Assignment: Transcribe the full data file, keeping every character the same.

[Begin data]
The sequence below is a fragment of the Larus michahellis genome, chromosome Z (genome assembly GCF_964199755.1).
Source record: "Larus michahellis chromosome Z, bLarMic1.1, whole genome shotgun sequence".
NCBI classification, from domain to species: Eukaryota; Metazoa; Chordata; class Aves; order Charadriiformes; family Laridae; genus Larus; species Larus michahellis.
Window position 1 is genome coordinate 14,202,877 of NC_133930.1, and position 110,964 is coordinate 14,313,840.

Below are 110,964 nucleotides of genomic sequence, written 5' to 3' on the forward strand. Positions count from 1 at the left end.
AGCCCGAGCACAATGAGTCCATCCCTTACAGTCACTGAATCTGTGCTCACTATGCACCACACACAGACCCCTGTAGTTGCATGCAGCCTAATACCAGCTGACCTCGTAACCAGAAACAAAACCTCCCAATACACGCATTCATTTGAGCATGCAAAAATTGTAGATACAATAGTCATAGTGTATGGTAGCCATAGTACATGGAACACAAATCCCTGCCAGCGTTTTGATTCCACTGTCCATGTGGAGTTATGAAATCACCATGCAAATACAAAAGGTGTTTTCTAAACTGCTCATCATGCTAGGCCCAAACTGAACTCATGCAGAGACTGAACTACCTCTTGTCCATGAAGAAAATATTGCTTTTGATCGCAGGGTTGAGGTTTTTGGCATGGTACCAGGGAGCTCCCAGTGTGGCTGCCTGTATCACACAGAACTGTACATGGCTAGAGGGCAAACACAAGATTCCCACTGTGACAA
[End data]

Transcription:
The sequence below is a fragment of the Larus michahellis genome, chromosome Z (genome assembly GCF_964199755.1).
Source record: "Larus michahellis chromosome Z, bLarMic1.1, whole genome shotgun sequence".
NCBI classification, from domain to species: Eukaryota; Metazoa; Chordata; class Aves; order Charadriiformes; family Laridae; genus Larus; species Larus michahellis.
Window position 1 is genome coordinate 14,202,877 of NC_133930.1, and position 110,964 is coordinate 14,313,840.

Below are 110,964 nucleotides of genomic sequence, written 5' to 3' on the forward strand. Positions count from 1 at the left end.
AGCCCGAGCACAATGAGTCCATCCCTTACAGTCACTGAATCTGTGCTCACTATGCACCACACACAGACCCCTGTAGTTGCATGCAGCCTAATACCAGCTGACCTCGTAACCAGAAACAAAACCTCCCAATACACGCATTCATTTGAGCATGCAAAAATTGTAGATACAATAGTCATAGTGTATGGTAGCCATAGTACATGGAACACAAATCCCTGCCAGCGTTTTGATTCCACTGTCCATGTGGAGTTATGAAATCACCATGCAAATACAAAAGGTGTTTTCTAAACTGCTCATCATGCTAGGCCCAAACTGAACTCATGCAGAGACTGAACTACCTCTTGTCCATGAAGAAAATATTGCTTTTGATCGCAGGGTTGAGGTTTTTGGCATGGTACCAGGGAGCTCCCAGTGTGGCTGCCTGTATCACACAGAACTGTACATGGCTAGAGGGCAAACACAAGATTCCCACTGTGACAA